They need us to embrace the tantrum!

The messy part, the ugly part, the beautiful part, the part that makes us want to get down on the floor and cry with them.

Because if we don’t, who will?

This is our opportunity to pause and love them when we are triggered ourselves and reactive.

In my case: I knelt down on the floor and wrapped my arms around my son. I told him I love him and that I knew how he felt. I told him that if he wants to talk I would be there and I would listen. Or, if he needed more time, I would give him space.

I pulled the chicken nuggets out of the oven and placed them on a plate along with the corn. I set them down next to him on the kitchen floor, walked into the other room and watched from the couch as he wiped away the tears and ate every last one of those chicken nuggets.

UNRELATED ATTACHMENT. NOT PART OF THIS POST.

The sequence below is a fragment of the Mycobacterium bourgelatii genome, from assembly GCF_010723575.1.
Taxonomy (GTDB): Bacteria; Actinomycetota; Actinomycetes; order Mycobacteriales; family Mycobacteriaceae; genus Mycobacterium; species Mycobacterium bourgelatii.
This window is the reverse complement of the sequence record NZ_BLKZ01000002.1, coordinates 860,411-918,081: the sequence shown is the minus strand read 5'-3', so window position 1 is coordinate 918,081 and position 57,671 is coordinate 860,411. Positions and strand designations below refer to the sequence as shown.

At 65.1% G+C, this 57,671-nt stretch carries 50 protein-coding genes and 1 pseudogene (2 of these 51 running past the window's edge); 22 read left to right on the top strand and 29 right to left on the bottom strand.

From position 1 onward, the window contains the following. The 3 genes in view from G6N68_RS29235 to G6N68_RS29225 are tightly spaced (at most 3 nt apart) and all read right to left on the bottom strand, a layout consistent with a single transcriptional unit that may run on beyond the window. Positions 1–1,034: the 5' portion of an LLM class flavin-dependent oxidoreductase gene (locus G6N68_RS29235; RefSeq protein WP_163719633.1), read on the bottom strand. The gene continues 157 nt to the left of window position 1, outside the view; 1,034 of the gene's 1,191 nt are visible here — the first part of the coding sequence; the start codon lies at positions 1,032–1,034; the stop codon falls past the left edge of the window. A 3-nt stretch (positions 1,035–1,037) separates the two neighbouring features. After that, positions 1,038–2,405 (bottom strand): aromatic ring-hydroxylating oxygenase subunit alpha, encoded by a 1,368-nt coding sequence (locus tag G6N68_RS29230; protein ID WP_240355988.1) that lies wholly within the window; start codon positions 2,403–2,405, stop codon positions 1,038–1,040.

Sigh.

And, you know what? We still had five minutes to spare.

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As a former beauty editor, I pride myself in housing the best skincare products in my bathroom. Walk in and you're sure to be greeted with purifying masks, micellar water, retinol ceramide capsules and Vitamin C serums. What can I say? Old habits die hard. But when I had my son, I was hesitant to use products on him. I wanted to keep his baby-soft skin for as long as possible, without tainting it with harsh chemicals.

Eventually, I acquiesced and began using leading brands on his sensitive skin. I immediately regretted it. His skin became dry and itchy and regardless of what I used on him, it never seemed to get better. I found myself asking, "Why don't beauty brands care about baby skin as much as they care about adult skin?"

When I had my daughter in May, I knew I had to take a different approach for her skin. Instead of using popular brands that are loaded with petroleum and parabens, I opted for cleaner products. These days I'm all about skincare that contains super-fruits (like pomegranate sterols, which are brimming with antioxidants) and sulfate-free cleansers that contain glycolipids that won't over-dry her skin. And, so far, Pipette gets it right.

What's in it